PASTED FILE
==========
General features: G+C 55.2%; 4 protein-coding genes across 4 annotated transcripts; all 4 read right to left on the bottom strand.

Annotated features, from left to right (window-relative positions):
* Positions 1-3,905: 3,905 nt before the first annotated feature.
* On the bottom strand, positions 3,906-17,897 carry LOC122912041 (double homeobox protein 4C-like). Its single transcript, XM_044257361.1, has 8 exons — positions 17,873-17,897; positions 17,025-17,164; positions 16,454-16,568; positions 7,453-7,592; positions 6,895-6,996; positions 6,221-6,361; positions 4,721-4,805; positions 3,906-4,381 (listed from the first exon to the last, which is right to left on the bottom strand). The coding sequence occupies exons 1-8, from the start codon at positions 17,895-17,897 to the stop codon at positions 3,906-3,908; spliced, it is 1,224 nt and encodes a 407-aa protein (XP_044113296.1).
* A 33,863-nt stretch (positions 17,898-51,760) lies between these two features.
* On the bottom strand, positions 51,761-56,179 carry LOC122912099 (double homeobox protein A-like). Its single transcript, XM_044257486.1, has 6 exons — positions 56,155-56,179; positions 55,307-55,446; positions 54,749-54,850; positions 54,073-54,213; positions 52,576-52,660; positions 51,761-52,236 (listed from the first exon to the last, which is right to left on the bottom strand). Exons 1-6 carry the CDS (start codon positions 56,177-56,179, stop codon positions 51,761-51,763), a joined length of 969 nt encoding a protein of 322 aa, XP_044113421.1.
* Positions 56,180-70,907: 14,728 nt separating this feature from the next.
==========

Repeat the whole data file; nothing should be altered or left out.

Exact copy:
General features: G+C 55.2%; 4 protein-coding genes across 4 annotated transcripts; all 4 read right to left on the bottom strand.

Annotated features, from left to right (window-relative positions):
* Positions 1-3,905: 3,905 nt before the first annotated feature.
* On the bottom strand, positions 3,906-17,897 carry LOC122912041 (double homeobox protein 4C-like). Its single transcript, XM_044257361.1, has 8 exons — positions 17,873-17,897; positions 17,025-17,164; positions 16,454-16,568; positions 7,453-7,592; positions 6,895-6,996; positions 6,221-6,361; positions 4,721-4,805; positions 3,906-4,381 (listed from the first exon to the last, which is right to left on the bottom strand). The coding sequence occupies exons 1-8, from the start codon at positions 17,895-17,897 to the stop codon at positions 3,906-3,908; spliced, it is 1,224 nt and encodes a 407-aa protein (XP_044113296.1).
* A 33,863-nt stretch (positions 17,898-51,760) lies between these two features.
* On the bottom strand, positions 51,761-56,179 carry LOC122912099 (double homeobox protein A-like). Its single transcript, XM_044257486.1, has 6 exons — positions 56,155-56,179; positions 55,307-55,446; positions 54,749-54,850; positions 54,073-54,213; positions 52,576-52,660; positions 51,761-52,236 (listed from the first exon to the last, which is right to left on the bottom strand). Exons 1-6 carry the CDS (start codon positions 56,177-56,179, stop codon positions 51,761-51,763), a joined length of 969 nt encoding a protein of 322 aa, XP_044113421.1.
* Positions 56,180-70,907: 14,728 nt separating this feature from the next.